Thank goodness I can always count on one of my friends to supply me with an article when I need something new for my blog. Slim is a terrific writer, and even though I no longer publish his columns in the online magazine I used to manage, he still sends them for me to enjoy and share. Thanks, Slim.
We knew we were looking at a dead baby bird, as it was only a question of who does it, where it is done, and how long before it happens. Years of experience in these kinds of things have taught us the finality of a baby bird falling out of a tree. Would the end come from a cat, or from a raccoon wandering up from Lewis Creek, or a snake? One of the problems with being a baby bird is that almost everything with teeth wants to eat you, and if you can’t fly, there’s not much you can do about it. We learned that picking the baby up and putting him back in the nest wouldn’t work, so we were forced to just watch his timid movements around the yard and whisper to him, “I’m sorry, pal.”
You might think that the older we get, the tougher our shells become to these little natural tragedies, but it doesn’t seem to work that way. Maybe it’s because we now have children of our own, and grandchildren, too. Maybe that’s why it actually hurts more to see a helpless baby bird today than when we were 11 and riding our bikes on the river trails.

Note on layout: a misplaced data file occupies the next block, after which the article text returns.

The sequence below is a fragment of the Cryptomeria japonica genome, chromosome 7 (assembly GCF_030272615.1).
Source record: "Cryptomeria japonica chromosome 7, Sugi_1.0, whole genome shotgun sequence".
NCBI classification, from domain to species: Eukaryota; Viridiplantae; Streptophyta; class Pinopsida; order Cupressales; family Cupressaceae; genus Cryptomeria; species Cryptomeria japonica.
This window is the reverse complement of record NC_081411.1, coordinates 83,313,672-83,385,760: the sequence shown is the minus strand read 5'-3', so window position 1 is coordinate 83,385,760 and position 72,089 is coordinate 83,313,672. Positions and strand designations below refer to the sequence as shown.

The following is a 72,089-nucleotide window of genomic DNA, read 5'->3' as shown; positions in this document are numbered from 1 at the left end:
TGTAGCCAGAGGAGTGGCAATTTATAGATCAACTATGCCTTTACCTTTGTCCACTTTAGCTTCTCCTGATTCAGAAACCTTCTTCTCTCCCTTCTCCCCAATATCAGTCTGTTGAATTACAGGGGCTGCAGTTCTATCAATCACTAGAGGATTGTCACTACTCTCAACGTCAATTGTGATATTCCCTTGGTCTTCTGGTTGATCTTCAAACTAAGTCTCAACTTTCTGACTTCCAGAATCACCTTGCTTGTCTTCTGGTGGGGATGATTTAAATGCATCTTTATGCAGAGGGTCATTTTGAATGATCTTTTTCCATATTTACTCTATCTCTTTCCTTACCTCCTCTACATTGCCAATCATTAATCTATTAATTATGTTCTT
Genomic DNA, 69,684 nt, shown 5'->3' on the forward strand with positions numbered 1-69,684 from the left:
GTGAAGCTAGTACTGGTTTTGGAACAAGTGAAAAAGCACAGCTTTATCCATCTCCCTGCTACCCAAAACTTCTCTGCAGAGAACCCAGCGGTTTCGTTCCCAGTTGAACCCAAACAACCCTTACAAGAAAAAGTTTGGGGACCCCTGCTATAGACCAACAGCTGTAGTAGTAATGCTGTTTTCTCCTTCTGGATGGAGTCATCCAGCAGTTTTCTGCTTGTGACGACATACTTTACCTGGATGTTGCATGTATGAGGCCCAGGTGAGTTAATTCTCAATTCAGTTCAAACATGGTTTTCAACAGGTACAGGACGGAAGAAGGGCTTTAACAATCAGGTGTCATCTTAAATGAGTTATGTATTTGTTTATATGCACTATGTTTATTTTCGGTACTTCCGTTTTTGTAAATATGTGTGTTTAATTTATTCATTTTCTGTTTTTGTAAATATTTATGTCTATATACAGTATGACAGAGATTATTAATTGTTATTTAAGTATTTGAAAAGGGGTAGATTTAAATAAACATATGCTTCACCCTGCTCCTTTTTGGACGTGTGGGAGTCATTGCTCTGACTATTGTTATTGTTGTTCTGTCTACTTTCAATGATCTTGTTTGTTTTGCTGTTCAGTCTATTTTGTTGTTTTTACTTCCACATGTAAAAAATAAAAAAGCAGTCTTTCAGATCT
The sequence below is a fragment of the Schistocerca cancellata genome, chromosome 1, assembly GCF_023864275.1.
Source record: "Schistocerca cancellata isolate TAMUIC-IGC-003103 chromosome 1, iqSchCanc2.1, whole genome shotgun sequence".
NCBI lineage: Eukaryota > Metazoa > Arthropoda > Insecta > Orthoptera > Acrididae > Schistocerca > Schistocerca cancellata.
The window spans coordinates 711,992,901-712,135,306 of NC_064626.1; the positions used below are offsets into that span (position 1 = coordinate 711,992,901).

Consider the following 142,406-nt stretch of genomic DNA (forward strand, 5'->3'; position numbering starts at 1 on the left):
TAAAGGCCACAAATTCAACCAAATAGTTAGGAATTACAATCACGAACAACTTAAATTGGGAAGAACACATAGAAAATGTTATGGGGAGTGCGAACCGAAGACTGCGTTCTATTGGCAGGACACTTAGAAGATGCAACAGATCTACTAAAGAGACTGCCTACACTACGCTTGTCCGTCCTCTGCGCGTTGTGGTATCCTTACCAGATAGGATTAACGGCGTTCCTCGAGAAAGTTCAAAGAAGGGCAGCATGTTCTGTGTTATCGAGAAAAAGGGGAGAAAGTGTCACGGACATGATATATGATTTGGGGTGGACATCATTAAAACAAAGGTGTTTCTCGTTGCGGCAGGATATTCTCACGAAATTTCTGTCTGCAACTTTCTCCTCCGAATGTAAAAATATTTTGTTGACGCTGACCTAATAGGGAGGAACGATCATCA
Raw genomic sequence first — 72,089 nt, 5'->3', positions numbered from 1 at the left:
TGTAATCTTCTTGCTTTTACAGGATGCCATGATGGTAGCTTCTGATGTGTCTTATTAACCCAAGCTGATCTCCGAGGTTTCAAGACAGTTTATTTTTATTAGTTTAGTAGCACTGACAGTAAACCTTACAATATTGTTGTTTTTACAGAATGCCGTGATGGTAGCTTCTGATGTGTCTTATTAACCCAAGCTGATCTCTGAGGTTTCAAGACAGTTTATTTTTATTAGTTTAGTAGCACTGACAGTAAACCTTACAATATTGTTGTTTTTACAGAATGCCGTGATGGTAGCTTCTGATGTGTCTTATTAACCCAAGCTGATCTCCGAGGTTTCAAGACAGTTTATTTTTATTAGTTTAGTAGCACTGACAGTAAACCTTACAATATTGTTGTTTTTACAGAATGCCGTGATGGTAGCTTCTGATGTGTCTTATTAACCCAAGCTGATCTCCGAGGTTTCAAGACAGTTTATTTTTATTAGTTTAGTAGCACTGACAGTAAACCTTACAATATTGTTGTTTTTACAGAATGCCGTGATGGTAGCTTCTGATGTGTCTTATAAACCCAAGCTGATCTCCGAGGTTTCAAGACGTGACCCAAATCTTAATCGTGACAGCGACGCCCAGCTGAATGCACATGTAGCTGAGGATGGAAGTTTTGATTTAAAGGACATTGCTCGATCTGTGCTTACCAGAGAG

Back then we were bulletproof, flexible, and immortal. But we learned things over the years. We saw people our age die. We saw younger people die. We accumulated our own little collection of personal tragedies.
Then the baby found the drain spout. Yep, that little rascal hopped into the drain spout coming off the roof and had sense enough to stay in there, coming to the edge of his “cave” only for meals from his anxious mother. A week later, I thought I recognized him sitting on a tree branch, looking smug. He wasn’t in the drain spout and I didn’t see any feathers around on the ground.
We live in an age of small miracles.
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